Think twice about taking a home office deduction

On Behalf of | Mar 24, 2022 | Tax Audits

For more than two years, much of the United States workforce has adapted to a remote or hybrid work environment. With many employees fully adopting the work from home strategy, the upcoming tax return might become unnecessarily complex.

While there are deductions available for those working from home, the eligibility requirements might not be as straightforward as taxpayers might think.

Who is eligible for the deduction?

While many full-time W-2 employees might consider themselves to be permanent remote or work from home employees, this designation does not automatically qualify them for the deduction. In general, only three types of workers meet the IRS requirements for the deduction:

  • Self-employed
  • Independent contractor
  • “Gig economy” worker

Even if the worker meets these qualifications, there are eligibility requirements based on the office space itself. For example, the home office must be the primary work area. Renting additional space or maintaining a rotation of locations does not count toward eligibility. Additionally, the space must be dedicated to working. The common example is someone who fires up a laptop to complete design work or content creation while sitting at the dining room table – an area that is also used for meals and family gatherings.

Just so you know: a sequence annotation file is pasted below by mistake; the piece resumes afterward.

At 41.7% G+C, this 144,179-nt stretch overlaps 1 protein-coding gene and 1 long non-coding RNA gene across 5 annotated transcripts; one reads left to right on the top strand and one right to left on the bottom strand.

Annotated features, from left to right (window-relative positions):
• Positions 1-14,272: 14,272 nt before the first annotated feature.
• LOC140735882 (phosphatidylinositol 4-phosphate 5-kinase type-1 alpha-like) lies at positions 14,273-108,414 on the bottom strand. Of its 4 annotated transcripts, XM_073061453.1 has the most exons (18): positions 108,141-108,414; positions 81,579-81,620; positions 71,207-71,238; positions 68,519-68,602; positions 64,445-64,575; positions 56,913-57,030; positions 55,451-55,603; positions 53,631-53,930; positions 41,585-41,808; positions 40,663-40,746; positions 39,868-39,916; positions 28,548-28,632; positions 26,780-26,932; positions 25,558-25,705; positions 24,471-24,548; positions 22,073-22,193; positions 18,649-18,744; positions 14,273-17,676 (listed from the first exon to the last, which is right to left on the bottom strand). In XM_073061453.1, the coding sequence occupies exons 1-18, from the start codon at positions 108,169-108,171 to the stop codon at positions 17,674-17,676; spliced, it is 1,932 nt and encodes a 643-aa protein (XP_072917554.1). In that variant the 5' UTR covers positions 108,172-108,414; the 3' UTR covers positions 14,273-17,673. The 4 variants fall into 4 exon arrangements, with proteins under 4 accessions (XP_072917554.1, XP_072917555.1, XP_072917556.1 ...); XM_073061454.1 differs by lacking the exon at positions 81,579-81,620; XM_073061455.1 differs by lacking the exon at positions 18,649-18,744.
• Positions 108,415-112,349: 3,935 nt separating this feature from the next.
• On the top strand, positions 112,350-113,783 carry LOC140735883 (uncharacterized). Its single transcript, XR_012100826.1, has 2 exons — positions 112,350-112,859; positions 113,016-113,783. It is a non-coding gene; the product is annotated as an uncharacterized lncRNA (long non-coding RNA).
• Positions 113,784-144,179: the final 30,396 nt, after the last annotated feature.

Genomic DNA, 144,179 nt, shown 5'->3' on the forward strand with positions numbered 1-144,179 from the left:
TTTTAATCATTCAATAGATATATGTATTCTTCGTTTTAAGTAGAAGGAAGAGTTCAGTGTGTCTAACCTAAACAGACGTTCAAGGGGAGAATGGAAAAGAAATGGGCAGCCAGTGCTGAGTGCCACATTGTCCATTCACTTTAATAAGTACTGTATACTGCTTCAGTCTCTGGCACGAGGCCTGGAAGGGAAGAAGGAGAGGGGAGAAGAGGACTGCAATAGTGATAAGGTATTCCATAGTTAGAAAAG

It seems the global pandemic has changed the way most businesses operate in the foreseeable future, and perhaps forever. While the IRS could adjust their definitions and allowances for “home office” and “work from home” to expand eligibility to a larger base, it is wise to fully understand the rules and restrictions for the current tax year’s data. With any questions, it is wise to discuss your unique situation with an experienced tax law professional. Filing a return with incorrect deductions could be a red flag for the IRS and might ultimately result in a tax audit.